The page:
- REUTERS/Rick Wilking
Republican desperation for a legislative win means a tax package has a better chance of making it through Congress than observers may think, Warren Buffett said during a television interview on Tuesday.
But calling such legislation “reform” is disingenuous, the billionaire investor said during an appearance on CNBC. He also said it was “not a tax-reform act – it’s a tax-cut act.”
The framework for a tax overhaul released by President Donald Trump and Republican leaders last week calls for changes including a cut in the top corporate tax rate to 20% from 35% and a cut in the rate for high-earning Americans to 35% from 39.6%.
Buffett has been an outspoken advocate for changes in the tax code, most famously for claiming that his secretary pays a higher tax rate than he does, despite his massive wealth. He was giving the CNBC interview to discuss his new investment in Pilot Flying J truck stops.
Investors will know soon though whether the tax changes will happen, Buffett predicted, saying it would be determined “within three months, actually less than that.”
Trump and GOP leaders are hoping to get a tax plan through Congress this year and are trying to get through the initial steps to make that possible including passing a budget, hammering out the details of the legislation, and winning over interest groups and the American public.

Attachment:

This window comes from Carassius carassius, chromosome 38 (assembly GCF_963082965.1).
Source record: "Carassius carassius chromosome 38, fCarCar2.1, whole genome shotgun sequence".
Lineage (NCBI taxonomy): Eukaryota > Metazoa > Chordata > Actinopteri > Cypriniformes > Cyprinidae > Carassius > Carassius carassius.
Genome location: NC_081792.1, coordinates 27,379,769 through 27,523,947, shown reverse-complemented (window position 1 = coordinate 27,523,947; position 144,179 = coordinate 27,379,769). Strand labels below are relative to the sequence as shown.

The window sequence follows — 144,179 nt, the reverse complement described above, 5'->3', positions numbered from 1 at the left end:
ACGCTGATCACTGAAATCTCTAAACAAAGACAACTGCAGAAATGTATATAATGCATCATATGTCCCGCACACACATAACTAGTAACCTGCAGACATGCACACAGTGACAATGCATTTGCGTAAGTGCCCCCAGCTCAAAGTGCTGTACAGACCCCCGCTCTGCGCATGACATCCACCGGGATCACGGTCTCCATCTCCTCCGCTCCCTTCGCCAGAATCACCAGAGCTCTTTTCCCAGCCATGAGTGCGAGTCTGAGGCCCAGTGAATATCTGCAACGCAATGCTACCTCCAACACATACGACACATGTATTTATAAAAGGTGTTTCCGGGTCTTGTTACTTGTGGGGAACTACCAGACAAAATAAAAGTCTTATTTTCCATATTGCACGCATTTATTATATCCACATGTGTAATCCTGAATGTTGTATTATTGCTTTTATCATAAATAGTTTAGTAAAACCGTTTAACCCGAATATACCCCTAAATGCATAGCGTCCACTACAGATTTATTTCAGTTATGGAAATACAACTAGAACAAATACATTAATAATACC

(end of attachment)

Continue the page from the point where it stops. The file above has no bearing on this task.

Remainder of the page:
‘A terrible mistake to start with’
Despite these challenges, Buffett said it’s “a real possibility” that Congress would pass a bill and that the chances were “higher than most people think.”
“Any politician that can’t pass a tax cut is probably in the wrong line of work,” Buffett said.
Buffett also said he would wait to see how the tax push played out before doing any significant selling of Berkshire Hathaway stock to avoid paying unnecessary taxes on his gains.
“I would feel kind of silly if I realized $1 billion worth of gains and paid $350 million in tax on it if I just waited a few months and would have paid $250 million,” Buffett said.
In terms of the actual details of the plan, Buffett did not appear as sold on the proposal.
For one thing, he disagrees with the idea of eliminating the estate tax – which is paid by people inheriting more than $5.7 million in assets. Buffett said eliminating the tax would reinforce a “dynastic” system that ran counter to American values.
“That’s not good for capitalism, it’s not good for the children, and I sure don’t think it’s good for society where there’s already a ton of inequality to start with,” Buffett said, referring to the heirs of large estates. “I think that’s a terrible mistake to start with.”
Buffett has already committed to The Giving Pledge, in which he has promised to give away at least half of his wealth.
While Buffett agrees that lowering the federal corporate tax rate to 20% from 35% would benefit Berkshire shareholders and corporate profits, he said he didn’t think taxes were holding American businesses back.
“We have a lot of businesses, 60 or 70, and I don’t think any of them are noncompetitive in the world because of the corporate tax rate,” Buffett said.
Watch Buffett’s comments via CNBC: